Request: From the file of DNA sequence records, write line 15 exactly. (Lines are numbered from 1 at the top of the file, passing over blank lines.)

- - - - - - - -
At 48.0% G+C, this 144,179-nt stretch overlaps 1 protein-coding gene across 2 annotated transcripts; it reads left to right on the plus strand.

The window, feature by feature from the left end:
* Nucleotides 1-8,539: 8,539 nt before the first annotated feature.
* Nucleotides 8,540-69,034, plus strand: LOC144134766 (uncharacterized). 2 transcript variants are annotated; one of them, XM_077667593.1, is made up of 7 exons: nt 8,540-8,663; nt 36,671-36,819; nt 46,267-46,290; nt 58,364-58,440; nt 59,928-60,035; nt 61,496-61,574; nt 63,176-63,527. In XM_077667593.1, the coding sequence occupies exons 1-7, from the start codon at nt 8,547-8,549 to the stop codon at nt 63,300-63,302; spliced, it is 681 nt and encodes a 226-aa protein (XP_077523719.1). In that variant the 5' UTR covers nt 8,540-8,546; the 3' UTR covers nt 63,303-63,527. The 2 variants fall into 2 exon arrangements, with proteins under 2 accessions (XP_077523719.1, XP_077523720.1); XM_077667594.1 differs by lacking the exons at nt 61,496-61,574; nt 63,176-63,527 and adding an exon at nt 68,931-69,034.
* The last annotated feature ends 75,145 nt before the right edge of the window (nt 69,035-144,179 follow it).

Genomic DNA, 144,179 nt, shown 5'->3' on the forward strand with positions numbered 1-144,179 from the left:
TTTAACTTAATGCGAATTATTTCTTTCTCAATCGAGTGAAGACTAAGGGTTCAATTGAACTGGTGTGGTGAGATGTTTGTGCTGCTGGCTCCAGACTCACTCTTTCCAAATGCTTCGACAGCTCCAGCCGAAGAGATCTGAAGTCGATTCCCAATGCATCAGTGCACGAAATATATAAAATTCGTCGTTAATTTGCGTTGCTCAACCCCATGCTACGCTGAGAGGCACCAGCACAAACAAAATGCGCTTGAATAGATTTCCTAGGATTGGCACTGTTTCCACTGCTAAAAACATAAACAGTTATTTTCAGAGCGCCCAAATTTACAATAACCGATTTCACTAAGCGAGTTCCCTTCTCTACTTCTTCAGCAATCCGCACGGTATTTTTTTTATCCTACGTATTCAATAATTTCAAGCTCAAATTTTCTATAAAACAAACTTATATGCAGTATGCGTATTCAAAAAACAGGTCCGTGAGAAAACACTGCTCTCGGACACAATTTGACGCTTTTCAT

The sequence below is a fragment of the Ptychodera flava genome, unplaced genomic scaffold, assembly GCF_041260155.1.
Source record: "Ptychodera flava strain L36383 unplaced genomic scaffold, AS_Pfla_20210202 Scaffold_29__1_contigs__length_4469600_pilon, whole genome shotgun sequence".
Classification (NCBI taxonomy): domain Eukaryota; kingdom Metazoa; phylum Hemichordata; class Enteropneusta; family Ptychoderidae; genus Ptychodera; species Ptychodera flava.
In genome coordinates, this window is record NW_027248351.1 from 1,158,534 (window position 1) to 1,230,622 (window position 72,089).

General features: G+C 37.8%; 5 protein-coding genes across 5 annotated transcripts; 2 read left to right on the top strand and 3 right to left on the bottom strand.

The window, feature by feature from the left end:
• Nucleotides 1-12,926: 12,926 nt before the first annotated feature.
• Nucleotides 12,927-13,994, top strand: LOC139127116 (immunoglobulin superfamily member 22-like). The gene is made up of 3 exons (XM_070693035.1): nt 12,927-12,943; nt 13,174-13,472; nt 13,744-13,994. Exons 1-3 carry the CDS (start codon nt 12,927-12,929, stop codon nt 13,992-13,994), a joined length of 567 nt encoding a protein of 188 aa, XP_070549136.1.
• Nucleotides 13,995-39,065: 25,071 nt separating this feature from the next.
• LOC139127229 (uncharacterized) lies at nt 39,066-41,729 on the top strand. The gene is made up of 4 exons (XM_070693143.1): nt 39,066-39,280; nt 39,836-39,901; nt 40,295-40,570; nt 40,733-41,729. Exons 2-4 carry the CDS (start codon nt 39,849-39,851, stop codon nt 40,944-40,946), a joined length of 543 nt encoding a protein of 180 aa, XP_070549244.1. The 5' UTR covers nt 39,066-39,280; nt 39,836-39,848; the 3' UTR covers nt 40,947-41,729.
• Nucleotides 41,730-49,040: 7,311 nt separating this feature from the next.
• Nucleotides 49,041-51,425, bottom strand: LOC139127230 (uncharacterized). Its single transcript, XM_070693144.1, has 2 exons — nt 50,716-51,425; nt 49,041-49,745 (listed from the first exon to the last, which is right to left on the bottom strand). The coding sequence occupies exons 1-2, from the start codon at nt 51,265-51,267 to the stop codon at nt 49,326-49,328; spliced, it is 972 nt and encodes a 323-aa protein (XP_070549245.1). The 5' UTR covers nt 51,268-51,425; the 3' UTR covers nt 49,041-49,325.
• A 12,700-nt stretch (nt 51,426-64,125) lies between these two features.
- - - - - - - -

• Nucleotides 12,927-13,994, top strand: LOC139127116 (immunoglobulin superfamily member 22-like). The gene is made up of 3 exons (XM_070693035.1): nt 12,927-12,943; nt 13,174-13,472; nt 13,744-13,994. Exons 1-3 carry the CDS (start codon nt 12,927-12,929, stop codon nt 13,992-13,994), a joined length of 567 nt encoding a protein of 188 aa, XP_070549136.1.